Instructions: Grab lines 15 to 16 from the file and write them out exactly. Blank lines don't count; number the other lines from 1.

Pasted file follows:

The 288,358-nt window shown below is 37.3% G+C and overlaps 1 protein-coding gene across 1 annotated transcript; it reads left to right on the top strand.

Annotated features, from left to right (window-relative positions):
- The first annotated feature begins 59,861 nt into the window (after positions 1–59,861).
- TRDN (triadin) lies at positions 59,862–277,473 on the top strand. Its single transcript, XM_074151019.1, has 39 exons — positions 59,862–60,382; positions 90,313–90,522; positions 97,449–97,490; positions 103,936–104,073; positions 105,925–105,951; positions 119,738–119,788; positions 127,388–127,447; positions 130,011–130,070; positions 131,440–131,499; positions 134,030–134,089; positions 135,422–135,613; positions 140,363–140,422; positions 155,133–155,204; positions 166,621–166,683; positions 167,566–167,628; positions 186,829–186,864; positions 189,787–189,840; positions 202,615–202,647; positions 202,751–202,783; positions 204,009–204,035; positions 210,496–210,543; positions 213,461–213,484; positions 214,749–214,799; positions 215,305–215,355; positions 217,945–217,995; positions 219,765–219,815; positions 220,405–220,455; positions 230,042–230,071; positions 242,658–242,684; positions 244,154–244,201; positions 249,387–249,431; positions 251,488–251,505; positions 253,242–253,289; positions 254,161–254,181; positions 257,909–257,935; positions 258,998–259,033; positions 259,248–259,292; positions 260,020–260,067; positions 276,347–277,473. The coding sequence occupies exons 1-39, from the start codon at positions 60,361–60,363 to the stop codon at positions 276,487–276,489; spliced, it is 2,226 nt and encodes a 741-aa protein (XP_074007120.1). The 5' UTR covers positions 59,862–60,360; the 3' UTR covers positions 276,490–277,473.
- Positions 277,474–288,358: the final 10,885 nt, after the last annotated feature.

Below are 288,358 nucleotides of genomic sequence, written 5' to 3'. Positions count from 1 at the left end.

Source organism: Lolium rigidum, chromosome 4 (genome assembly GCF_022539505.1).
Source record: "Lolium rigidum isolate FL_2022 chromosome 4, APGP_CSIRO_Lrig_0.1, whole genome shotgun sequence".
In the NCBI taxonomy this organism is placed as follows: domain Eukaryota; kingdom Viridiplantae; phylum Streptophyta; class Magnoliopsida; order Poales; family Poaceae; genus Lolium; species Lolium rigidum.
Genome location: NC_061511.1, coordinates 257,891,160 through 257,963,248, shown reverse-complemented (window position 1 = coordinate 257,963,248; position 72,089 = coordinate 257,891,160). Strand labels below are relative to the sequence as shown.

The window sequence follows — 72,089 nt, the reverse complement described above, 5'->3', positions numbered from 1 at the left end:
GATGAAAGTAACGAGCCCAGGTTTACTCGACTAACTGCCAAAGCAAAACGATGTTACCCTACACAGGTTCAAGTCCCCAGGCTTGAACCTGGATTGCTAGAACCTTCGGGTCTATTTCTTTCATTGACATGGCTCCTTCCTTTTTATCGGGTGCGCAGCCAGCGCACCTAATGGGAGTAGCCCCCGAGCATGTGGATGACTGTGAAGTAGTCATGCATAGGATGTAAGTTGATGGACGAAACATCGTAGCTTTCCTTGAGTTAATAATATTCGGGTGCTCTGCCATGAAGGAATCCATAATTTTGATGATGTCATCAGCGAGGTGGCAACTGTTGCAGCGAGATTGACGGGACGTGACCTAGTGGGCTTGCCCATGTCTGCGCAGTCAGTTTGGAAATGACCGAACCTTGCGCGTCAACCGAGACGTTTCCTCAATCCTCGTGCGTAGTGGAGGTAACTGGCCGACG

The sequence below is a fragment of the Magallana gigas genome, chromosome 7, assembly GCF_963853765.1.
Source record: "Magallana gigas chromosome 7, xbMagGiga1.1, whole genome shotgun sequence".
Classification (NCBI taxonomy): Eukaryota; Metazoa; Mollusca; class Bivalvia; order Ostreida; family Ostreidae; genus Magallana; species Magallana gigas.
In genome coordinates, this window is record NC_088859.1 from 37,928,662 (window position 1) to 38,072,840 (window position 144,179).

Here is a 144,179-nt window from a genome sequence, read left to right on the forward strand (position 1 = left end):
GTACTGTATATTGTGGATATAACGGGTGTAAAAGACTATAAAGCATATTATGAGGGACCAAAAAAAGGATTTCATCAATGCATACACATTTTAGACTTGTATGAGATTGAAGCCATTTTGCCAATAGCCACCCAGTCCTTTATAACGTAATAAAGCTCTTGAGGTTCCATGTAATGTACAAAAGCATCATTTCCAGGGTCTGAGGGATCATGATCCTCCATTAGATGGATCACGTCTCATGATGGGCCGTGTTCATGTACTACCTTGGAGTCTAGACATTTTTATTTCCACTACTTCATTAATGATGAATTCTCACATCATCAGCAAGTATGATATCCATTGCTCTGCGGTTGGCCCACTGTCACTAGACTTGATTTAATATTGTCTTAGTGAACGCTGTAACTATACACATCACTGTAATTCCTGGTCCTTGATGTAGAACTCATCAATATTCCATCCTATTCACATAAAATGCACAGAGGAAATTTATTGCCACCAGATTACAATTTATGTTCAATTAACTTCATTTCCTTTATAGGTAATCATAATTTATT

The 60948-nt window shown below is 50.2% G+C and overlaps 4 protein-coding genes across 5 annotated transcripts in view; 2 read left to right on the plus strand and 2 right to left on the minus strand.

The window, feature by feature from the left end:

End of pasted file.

Classification (NCBI taxonomy): Eukaryota; Metazoa; Mollusca; class Bivalvia; order Ostreida; family Ostreidae; genus Magallana; species Magallana gigas.
In genome coordinates, this window is record NC_088859.1 from 37,928,662 (window position 1) to 38,072,840 (window position 144,179).